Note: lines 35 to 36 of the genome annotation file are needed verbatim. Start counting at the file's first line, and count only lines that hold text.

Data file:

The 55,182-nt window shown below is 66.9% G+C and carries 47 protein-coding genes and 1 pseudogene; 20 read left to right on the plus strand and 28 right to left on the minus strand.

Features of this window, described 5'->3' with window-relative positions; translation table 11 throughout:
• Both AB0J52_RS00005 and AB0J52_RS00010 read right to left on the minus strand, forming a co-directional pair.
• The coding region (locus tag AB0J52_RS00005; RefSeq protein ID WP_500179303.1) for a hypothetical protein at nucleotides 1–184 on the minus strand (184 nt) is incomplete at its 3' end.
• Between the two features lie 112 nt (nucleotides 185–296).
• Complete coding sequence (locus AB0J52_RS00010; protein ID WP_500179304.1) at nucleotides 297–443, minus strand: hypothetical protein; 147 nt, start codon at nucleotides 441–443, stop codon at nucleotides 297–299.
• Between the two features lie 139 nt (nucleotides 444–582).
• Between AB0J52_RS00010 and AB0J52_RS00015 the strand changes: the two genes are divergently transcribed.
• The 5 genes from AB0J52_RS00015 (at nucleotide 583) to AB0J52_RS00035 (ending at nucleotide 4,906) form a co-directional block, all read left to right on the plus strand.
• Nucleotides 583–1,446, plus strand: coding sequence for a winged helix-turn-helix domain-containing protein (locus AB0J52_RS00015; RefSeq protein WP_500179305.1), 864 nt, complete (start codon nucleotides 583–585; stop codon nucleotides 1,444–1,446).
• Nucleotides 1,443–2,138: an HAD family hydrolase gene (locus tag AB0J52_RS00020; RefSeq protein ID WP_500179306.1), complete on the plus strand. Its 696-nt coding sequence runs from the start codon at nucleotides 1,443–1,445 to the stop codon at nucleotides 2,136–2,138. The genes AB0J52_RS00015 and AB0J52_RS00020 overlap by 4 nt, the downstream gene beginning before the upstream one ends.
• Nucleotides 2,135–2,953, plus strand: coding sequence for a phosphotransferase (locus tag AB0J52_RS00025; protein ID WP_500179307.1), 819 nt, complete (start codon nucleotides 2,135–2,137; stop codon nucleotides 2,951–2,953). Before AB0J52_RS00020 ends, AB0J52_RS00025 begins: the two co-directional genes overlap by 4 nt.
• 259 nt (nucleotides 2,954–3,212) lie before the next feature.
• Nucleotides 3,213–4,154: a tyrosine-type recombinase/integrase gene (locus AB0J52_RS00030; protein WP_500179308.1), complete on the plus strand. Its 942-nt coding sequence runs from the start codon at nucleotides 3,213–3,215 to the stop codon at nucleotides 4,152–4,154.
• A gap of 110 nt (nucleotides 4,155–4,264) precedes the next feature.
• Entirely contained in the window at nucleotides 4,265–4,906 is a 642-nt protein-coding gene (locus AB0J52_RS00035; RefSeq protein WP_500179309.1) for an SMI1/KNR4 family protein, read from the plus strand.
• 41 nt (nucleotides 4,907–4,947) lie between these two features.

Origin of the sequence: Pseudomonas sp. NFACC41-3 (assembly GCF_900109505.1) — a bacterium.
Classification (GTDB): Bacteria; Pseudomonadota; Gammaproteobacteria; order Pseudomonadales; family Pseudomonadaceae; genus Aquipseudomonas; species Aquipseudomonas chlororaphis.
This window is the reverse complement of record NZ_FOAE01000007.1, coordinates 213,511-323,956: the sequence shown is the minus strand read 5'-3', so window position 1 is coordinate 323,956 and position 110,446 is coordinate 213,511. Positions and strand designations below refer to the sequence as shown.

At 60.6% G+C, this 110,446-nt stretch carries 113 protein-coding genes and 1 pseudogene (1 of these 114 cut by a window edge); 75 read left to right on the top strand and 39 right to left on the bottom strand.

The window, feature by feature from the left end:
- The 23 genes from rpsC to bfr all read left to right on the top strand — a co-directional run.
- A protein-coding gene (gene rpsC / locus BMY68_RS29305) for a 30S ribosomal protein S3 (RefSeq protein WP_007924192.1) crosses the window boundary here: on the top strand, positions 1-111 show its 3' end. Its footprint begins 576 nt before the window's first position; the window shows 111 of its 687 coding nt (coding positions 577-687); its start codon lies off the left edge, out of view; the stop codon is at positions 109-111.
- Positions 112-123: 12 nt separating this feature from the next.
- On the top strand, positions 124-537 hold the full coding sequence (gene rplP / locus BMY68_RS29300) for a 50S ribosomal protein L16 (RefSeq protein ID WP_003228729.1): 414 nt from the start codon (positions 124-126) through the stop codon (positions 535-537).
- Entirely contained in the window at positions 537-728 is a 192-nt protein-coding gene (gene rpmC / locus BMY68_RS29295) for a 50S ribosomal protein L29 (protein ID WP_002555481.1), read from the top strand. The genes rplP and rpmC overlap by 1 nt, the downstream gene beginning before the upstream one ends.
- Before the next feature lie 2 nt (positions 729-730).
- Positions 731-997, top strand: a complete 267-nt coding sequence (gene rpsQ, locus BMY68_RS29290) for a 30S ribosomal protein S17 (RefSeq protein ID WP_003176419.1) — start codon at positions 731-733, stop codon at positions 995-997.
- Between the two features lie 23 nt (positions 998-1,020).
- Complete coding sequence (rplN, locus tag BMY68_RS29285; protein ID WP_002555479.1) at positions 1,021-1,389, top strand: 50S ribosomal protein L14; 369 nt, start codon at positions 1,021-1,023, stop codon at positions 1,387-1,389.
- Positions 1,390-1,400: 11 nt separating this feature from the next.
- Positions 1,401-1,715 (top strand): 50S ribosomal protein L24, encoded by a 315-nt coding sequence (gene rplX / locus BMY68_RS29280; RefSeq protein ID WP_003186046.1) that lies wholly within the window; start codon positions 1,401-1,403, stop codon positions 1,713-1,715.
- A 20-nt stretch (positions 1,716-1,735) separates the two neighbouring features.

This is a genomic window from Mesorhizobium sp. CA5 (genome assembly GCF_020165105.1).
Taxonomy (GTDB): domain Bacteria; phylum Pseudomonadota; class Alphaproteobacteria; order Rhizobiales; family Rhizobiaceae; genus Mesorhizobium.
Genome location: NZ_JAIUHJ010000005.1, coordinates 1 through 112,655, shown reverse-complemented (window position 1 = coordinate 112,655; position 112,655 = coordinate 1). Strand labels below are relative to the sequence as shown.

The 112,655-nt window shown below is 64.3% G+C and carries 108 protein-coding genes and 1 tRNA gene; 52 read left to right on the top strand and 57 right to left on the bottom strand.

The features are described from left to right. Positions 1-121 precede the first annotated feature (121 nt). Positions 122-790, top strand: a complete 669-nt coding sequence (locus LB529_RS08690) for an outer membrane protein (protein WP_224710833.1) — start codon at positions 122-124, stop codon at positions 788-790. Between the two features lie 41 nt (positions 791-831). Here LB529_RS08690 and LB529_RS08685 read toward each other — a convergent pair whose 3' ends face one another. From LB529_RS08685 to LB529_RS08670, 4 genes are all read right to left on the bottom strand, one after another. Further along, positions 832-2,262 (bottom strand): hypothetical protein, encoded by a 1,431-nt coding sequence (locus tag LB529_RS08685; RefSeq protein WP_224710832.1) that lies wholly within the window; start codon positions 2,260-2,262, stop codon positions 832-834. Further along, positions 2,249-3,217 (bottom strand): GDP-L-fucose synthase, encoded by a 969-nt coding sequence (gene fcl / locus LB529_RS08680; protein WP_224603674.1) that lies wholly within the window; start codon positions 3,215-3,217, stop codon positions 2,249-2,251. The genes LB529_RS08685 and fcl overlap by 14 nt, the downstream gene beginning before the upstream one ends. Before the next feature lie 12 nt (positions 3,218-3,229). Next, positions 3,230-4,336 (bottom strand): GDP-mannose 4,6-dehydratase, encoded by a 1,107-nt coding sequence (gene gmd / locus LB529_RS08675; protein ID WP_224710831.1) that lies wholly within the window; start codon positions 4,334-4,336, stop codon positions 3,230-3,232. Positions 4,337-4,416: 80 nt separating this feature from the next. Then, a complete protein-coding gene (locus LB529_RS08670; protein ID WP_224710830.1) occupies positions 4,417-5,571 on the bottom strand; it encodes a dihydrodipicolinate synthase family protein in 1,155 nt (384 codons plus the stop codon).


This is a genomic window from Mesorhizobium sp. CA5 (genome assembly GCF_020165105.1).
Taxonomy (GTDB): domain Bacteria; phylum Pseudomonadota; class Alphaproteobacteria; order Rhizobiales; family Rhizobiaceae; genus Mesorhizobium.